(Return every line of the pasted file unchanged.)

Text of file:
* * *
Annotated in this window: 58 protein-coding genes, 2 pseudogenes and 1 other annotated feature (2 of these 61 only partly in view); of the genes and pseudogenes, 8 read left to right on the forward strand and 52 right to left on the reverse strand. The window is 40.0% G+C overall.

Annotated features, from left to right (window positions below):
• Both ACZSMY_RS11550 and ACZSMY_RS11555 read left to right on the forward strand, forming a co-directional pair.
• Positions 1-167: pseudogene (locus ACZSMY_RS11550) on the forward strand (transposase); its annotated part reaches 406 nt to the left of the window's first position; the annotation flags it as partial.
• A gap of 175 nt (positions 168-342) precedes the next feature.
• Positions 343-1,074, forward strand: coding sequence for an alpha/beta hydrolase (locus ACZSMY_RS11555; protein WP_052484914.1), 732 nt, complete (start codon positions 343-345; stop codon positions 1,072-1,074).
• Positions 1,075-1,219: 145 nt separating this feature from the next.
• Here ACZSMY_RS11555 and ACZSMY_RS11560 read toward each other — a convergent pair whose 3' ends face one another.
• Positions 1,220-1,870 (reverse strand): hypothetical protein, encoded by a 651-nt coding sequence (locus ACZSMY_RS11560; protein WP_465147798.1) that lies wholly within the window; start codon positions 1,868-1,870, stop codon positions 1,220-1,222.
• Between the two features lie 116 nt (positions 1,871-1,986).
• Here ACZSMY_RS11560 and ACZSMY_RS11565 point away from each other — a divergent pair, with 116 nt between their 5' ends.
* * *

Annotated in this window: 58 protein-coding genes, 2 pseudogenes and 1 other annotated feature (2 of these 61 only partly in view); of the genes and pseudogenes, 8 read left to right on the forward strand and 52 right to left on the reverse strand. The window is 40.0% G+C overall.

Annotated features, from left to right (window positions below):
• Both ACZSMY_RS11550 and ACZSMY_RS11555 read left to right on the forward strand, forming a co-directional pair.
• Positions 1-167: pseudogene (locus ACZSMY_RS11550) on the forward strand (transposase); its annotated part reaches 406 nt to the left of the window's first position; the annotation flags it as partial.
• A gap of 175 nt (positions 168-342) precedes the next feature.
• Positions 343-1,074, forward strand: coding sequence for an alpha/beta hydrolase (locus ACZSMY_RS11555; protein WP_052484914.1), 732 nt, complete (start codon positions 343-345; stop codon positions 1,072-1,074).
• Positions 1,075-1,219: 145 nt separating this feature from the next.
• Here ACZSMY_RS11555 and ACZSMY_RS11560 read toward each other — a convergent pair whose 3' ends face one another.
• Positions 1,220-1,870 (reverse strand): hypothetical protein, encoded by a 651-nt coding sequence (locus ACZSMY_RS11560; protein WP_465147798.1) that lies wholly within the window; start codon positions 1,868-1,870, stop codon positions 1,220-1,222.
• Between the two features lie 116 nt (positions 1,871-1,986).
• Here ACZSMY_RS11560 and ACZSMY_RS11565 point away from each other — a divergent pair, with 116 nt between their 5' ends.